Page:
Many investors may have only a qualitative understanding of the ability of indexed fund managers to track the returns of a fixed-income index. Our analysis uses tracking error to provide a quantitative measure of the ease – or difficulty – of consistently tracking an index. We find generally low to moderate tracking error across broad parts of the bond market. Our analysis also suggests that less liquid and higher volatility sectors (such as high yield) tend to have higher tracking error.
We compared returns on taxable U.S. passively managed ETFs across 10 sectors to returns on their underlying benchmarks. For each ETF, we first calculated the annual difference in returns (before fees) relative to its respective benchmark over the past seven years. We then computed the ETF’s tracking error, defined as the standard deviation of its return differences.1 Finally, for each sector, we picked the tracking error for the median ETF. 2 Our sample includes some of the largest ETFs in the market, with a maximum of three ETFs per sector. ETF returns use NAV prices.
We found that ETFs invested in the government (non-mortgage-backed securities) sectors consistently tracked benchmark performance very closely, with median annual tracking error ranging from 1 to 6 basis points (bps). Tracking error on MBS, broad investment-grade and the short and intermediate credit sectors was modestly higher (ranging from 9 bps to 14 bps) than the government sectors. At 67 bps, the high-yield sector had the highest tracking error, while the long investment-grade credit sector experienced tracking error of 39 bps.
We note that tracking error within a given sector differed among the ETFs in our sample, and so median values may overstate or understate tracking error on other ETFs. For example, ETF tracking error in the high-yield sector ranged from a low of 46 bps to a high of 88 bps.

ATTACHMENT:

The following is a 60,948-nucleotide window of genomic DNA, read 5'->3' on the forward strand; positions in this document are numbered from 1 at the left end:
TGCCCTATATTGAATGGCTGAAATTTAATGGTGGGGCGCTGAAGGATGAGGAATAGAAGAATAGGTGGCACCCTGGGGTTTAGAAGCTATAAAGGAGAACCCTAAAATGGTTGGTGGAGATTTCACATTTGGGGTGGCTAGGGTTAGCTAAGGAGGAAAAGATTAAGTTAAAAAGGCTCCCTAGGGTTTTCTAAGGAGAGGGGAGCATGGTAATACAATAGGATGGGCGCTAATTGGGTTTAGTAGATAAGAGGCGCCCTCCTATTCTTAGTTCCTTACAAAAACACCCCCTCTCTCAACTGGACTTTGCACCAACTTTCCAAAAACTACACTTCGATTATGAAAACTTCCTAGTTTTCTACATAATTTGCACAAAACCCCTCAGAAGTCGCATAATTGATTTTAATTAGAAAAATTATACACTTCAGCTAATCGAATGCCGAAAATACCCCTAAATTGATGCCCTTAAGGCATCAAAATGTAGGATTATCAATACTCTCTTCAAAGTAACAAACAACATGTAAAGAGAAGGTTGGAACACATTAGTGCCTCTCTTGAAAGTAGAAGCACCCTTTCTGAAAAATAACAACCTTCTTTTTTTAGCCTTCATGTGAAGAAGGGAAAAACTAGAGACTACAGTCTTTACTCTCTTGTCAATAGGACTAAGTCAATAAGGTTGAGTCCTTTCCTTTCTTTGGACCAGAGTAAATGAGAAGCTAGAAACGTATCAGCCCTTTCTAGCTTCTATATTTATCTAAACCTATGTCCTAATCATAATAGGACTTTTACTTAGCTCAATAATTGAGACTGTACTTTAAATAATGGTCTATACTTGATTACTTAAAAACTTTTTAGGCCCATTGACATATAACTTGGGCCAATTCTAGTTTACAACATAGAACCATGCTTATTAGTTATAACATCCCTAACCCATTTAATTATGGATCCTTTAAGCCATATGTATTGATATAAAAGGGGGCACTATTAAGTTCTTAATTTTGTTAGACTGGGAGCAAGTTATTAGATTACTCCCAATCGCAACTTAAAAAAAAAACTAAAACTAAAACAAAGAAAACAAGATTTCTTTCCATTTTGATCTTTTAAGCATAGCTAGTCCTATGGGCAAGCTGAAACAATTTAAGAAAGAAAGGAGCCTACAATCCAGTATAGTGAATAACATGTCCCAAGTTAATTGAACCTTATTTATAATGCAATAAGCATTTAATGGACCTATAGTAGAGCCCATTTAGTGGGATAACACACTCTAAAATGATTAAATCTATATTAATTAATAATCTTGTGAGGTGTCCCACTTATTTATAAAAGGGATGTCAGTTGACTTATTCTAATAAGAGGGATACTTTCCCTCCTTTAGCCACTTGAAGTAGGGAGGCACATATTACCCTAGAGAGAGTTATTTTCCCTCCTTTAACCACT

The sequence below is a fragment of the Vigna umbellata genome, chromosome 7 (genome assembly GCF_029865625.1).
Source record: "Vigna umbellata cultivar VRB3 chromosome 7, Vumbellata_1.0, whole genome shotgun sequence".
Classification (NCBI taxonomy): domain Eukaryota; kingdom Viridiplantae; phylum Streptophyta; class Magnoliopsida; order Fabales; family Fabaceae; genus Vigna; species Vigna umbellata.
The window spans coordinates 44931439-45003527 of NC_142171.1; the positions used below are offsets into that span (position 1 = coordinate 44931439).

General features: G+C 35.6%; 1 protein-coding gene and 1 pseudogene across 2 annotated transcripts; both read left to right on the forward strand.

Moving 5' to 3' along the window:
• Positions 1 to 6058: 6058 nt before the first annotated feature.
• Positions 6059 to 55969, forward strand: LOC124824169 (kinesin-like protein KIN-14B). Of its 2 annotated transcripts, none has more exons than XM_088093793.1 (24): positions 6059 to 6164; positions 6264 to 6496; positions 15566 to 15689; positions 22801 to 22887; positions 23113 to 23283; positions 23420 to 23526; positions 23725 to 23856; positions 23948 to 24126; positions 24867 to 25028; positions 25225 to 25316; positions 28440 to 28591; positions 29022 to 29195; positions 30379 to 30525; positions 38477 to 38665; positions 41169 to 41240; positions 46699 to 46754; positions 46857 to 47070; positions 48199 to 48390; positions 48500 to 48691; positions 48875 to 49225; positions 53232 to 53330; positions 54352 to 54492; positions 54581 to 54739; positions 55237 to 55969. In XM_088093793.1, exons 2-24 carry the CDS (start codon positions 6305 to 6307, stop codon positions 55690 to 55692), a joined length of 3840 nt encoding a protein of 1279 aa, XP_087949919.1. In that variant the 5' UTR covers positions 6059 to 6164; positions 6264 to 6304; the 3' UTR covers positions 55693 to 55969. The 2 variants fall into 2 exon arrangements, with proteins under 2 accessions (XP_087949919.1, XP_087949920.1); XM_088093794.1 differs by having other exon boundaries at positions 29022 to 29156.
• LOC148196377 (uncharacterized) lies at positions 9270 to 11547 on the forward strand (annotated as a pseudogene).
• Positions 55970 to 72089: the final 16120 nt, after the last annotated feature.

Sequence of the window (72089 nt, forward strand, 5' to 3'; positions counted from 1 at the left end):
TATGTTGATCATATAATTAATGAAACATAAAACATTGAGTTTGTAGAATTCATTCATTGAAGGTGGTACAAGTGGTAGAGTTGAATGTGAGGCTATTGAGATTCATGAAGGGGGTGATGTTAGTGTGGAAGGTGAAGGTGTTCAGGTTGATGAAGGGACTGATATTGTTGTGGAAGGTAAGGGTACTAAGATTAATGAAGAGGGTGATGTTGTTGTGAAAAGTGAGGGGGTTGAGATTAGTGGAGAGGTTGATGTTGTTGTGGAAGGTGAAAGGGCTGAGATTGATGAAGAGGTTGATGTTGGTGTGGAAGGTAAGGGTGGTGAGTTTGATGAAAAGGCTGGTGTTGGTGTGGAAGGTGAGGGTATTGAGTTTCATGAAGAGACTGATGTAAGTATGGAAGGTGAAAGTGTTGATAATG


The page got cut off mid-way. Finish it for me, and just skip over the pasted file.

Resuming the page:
High yield and long credit were harder to track
Median tracking error over past 7 Years
We use annual data reported to the U.S. Securities and Exchange Commission through Nov. 13, 2017. Different ETFs have different fiscal year reporting periods. The most recent return as of dates ranged from April 30, 2017 to Aug. 31, 2017. In categories with only two ETFs, we show the average tracking error. The returns horizon for TIPS was six years; our sample consisted of 27 ETFs.
What can explain the differences in tracking error between the different sectors? We did not attempt a detailed forensic investigation, but a good starting point for the analysis is to understand that index prices may be based on model estimates. As a result, they may differ from market transaction prices. Particularly in less liquid sectors, managers may find prices on certain bonds in the actual market to be significantly higher or lower than stated index prices.
In the most extreme case, it simply may not be possible to buy a bond; for example, if the bond is held in buy-hold portfolios that allow only limited trading (e.g., in certain insurance company portfolios). Given this possibility or the potential for an expensive transaction price, the fund manager may instead purchase securities with similar but not identical characteristics. The result is that portfolio securities may not be held in strict proportion to their weights in the index. Combined with this mismatch in weights, changes in sector spreads or market events impacting specific issuers or securities may then result in tracking error.